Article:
- Get involved in your community and consider volunteer work.
Read Also: How to Be a Snowbird on a Budget
3. Don’t rush to clear out the nest.
Some people have a really hard time parting with belongings and hang on to them well past their usefulness. Others get rid of sentimental items so quickly to alleviate the stress in the short term but find themselves regretting this action in the long term.
There is a healthy balance to strike with belongings, and this timeline might look different for everyone. Take your time and don’t feel pressure to clear out belongings based on emotion alone.
If reminders of your child are too painful, close the door for the time being or move items into a storage unit. Remember, it’s normal to expect some mild discomfort when the time comes to process through sentimental items.
Remember the reasons to not clear out belongings right away.
- Your child might have to move back home at some point if things don’t work out as planned. The cost of buying new items could outweigh the practicality of storing the old items.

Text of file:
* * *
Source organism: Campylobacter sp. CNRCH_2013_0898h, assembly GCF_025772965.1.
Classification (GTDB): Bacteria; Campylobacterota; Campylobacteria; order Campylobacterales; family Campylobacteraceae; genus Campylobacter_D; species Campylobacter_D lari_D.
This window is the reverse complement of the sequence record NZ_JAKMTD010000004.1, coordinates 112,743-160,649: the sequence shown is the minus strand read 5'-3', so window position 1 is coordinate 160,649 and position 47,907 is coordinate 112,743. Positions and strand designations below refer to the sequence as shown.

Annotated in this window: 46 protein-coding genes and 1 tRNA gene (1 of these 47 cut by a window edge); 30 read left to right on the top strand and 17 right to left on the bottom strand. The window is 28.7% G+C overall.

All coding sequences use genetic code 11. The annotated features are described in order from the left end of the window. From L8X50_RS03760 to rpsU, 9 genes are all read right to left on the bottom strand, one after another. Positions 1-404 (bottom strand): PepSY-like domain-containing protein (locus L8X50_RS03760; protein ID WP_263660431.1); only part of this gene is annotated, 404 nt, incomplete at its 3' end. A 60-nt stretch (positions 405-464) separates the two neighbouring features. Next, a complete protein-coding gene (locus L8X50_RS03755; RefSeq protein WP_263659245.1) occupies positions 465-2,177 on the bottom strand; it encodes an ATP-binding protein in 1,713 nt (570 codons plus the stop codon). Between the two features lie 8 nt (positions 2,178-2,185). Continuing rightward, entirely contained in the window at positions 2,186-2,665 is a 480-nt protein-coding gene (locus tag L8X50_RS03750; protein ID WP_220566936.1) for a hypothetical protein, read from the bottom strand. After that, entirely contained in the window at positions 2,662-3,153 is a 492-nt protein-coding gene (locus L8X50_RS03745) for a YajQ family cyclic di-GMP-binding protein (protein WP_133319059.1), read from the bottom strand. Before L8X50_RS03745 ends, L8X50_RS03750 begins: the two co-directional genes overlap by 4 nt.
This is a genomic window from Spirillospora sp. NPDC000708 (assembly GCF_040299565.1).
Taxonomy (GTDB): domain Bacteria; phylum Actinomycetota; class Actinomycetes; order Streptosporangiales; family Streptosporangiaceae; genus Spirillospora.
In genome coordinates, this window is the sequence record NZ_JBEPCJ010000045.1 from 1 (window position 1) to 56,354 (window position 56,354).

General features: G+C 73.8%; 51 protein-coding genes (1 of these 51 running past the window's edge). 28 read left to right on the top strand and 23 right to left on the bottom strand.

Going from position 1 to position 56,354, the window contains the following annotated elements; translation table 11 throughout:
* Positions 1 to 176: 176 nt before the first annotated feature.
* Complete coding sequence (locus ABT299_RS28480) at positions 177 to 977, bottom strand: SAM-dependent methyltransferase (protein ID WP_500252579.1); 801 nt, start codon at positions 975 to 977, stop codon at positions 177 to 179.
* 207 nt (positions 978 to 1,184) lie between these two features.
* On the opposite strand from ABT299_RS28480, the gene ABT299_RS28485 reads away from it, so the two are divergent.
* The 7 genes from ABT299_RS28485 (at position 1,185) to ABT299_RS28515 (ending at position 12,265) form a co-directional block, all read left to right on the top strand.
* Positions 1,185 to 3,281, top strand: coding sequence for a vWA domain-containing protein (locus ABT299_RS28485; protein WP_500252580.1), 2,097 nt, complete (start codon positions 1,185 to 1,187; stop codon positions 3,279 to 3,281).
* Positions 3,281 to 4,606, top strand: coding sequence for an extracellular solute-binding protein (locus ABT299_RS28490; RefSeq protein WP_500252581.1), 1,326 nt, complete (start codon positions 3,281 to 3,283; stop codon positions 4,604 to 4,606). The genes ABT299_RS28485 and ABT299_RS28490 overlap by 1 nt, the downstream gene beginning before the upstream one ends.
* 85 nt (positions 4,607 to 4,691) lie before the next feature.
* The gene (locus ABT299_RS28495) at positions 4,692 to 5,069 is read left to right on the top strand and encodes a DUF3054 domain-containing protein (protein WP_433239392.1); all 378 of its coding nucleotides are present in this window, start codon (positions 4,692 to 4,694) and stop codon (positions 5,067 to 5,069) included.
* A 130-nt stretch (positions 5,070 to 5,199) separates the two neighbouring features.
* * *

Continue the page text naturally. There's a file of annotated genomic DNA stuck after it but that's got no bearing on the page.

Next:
- It’s unwise to make significant decisions when you’re feeling extra emotional. Wait until you’re able to make rational, well-thought-out decisions on what is worth keeping and what is worth letting go.
- You might get rid of something sentimental that you would later regret. Put these sentimental items in storage for a month or two and then determine the best course of action once you’re clear-headed.
Read Also: Moving Back Home: How to Make Sure it’s a Good Decision
4. Take advantage of new spare spaces.
If you want to move forward in your life, but your home is stuck in the past, the constant reminders of a young family living in your home might make that difficult.